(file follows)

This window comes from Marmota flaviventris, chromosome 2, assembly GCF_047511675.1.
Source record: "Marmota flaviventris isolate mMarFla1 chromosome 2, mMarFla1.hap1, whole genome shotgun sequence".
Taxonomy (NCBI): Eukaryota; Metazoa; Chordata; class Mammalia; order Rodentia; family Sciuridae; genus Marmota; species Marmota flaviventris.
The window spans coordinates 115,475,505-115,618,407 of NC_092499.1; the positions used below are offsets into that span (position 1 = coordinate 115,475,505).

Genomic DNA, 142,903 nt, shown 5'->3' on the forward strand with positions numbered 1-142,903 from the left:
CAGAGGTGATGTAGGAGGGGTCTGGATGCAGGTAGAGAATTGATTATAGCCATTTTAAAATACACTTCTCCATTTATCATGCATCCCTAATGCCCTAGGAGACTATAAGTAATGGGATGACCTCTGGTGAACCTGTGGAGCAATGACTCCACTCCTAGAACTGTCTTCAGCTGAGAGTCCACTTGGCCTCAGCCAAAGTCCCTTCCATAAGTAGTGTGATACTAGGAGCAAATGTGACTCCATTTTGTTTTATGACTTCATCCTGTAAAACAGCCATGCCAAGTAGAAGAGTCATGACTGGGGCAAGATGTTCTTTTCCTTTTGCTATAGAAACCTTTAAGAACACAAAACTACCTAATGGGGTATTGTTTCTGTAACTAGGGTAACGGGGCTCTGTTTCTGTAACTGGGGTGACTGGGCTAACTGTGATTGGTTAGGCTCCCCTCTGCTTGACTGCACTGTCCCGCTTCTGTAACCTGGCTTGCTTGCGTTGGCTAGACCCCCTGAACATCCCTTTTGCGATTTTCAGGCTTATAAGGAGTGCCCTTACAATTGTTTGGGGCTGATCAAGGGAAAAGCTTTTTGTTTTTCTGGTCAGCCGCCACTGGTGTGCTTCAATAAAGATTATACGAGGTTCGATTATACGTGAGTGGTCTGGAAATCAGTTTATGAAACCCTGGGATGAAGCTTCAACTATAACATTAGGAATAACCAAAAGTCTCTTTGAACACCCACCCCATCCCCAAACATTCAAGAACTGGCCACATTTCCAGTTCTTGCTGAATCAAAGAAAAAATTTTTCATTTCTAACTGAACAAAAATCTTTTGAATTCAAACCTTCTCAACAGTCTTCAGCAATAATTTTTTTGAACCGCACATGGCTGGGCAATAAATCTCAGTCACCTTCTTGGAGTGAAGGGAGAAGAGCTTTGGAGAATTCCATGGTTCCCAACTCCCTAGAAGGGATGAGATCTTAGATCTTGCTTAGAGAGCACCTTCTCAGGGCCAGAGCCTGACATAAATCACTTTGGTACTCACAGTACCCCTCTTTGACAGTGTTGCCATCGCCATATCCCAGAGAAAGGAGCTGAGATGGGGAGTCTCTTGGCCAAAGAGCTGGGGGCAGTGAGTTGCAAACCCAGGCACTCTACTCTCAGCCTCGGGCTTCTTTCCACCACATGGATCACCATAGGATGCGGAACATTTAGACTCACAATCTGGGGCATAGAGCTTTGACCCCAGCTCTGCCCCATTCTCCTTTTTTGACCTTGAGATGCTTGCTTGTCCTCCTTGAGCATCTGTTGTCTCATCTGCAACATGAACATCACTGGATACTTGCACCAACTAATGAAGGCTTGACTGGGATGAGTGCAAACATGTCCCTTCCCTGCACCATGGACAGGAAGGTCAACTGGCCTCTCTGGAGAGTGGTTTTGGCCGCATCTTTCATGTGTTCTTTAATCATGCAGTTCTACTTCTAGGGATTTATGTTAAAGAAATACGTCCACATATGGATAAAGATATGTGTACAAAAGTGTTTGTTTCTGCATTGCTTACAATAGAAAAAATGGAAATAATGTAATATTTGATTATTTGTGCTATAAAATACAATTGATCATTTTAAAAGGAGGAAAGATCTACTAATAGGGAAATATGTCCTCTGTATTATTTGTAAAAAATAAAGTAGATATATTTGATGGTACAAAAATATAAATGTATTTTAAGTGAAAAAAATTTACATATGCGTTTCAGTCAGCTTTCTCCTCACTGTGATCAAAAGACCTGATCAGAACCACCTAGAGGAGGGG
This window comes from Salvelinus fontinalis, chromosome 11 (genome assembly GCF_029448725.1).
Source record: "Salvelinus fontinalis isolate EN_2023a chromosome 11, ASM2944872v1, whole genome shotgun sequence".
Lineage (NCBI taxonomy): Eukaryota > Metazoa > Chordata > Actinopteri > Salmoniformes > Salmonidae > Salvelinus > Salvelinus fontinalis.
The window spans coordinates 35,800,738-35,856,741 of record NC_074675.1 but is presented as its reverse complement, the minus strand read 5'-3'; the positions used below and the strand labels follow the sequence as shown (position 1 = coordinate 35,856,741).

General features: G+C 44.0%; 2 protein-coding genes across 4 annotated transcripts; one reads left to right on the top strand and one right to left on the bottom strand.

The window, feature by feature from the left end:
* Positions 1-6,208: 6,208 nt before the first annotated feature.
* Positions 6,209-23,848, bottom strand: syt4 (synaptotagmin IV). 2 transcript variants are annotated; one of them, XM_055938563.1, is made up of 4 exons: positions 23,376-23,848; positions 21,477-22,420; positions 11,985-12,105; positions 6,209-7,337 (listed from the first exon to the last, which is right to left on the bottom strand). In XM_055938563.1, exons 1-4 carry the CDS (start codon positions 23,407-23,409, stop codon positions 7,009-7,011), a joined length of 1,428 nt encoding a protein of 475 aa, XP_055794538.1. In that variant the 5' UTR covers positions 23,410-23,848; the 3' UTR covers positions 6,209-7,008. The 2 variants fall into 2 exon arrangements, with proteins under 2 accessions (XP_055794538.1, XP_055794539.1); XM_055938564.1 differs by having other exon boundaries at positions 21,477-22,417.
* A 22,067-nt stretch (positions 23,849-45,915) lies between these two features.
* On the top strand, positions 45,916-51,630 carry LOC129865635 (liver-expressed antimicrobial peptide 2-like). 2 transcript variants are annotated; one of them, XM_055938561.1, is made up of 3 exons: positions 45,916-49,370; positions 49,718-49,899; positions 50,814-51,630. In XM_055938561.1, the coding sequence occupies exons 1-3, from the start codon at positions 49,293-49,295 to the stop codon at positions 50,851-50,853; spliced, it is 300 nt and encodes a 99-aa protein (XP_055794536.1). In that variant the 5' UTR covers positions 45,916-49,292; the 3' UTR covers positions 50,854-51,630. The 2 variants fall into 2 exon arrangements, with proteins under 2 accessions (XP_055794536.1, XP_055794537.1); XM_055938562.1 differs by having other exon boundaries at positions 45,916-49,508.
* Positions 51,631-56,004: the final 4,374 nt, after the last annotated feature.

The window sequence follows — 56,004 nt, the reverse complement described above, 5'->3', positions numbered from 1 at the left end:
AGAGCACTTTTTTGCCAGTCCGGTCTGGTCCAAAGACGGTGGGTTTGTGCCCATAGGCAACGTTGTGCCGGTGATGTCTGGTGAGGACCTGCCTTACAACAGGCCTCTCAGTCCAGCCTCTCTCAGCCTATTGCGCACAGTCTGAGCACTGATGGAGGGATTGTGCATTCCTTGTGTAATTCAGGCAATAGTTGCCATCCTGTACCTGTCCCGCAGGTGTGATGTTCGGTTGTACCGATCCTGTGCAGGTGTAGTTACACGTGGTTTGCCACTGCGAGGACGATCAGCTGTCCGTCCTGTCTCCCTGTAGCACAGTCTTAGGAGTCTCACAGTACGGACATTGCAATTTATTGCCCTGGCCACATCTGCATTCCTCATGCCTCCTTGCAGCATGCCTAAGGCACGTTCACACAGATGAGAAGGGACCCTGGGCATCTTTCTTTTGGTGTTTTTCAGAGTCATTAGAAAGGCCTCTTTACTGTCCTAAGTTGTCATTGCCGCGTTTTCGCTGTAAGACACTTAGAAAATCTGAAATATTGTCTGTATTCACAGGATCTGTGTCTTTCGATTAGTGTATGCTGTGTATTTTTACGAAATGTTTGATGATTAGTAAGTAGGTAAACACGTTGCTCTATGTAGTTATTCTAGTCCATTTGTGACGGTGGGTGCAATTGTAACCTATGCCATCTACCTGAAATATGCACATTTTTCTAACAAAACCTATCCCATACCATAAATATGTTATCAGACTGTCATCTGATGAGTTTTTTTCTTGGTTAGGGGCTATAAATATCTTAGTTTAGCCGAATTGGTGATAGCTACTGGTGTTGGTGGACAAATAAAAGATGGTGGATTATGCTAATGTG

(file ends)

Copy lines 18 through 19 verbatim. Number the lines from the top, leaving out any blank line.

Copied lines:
The window sequence follows — 56,004 nt, the reverse complement described above, 5'->3', positions numbered from 1 at the left end:
AGAGCACTTTTTTGCCAGTCCGGTCTGGTCCAAAGACGGTGGGTTTGTGCCCATAGGCAACGTTGTGCCGGTGATGTCTGGTGAGGACCTGCCTTACAACAGGCCTCTCAGTCCAGCCTCTCTCAGCCTATTGCGCACAGTCTGAGCACTGATGGAGGGATTGTGCATTCCTTGTGTAATTCAGGCAATAGTTGCCATCCTGTACCTGTCCCGCAGGTGTGATGTTCGGTTGTACCGATCCTGTGCAGGTGTAGTTACACGTGGTTTGCCACTGCGAGGACGATCAGCTGTCCGTCCTGTCTCCCTGTAGCACAGTCTTAGGAGTCTCACAGTACGGACATTGCAATTTATTGCCCTGGCCACATCTGCATTCCTCATGCCTCCTTGCAGCATGCCTAAGGCACGTTCACACAGATGAGAAGGGACCCTGGGCATCTTTCTTTTGGTGTTTTTCAGAGTCATTAGAAAGGCCTCTTTACTGTCCTAAGTTGTCATTGCCGCGTTTTCGCTGTAAGACACTTAGAAAATCTGAAATATTGTCTGTATTCACAGGATCTGTGTCTTTCGATTAGTGTATGCTGTGTATTTTTACGAAATGTTTGATGATTAGTAAGTAGGTAAACACGTTGCTCTATGTAGTTATTCTAGTCCATTTGTGACGGTGGGTGCAATTGTAACCTATGCCATCTACCTGAAATATGCACATTTTTCTAACAAAACCTATCCCATACCATAAATATGTTATCAGACTGTCATCTGATGAGTTTTTTTCTTGGTTAGGGGCTATAAATATCTTAGTTTAGCCGAATTGGTGATAGCTACTGGTGTTGGTGGACAAATAAAAGATGGTGGATTATGCTAATGTG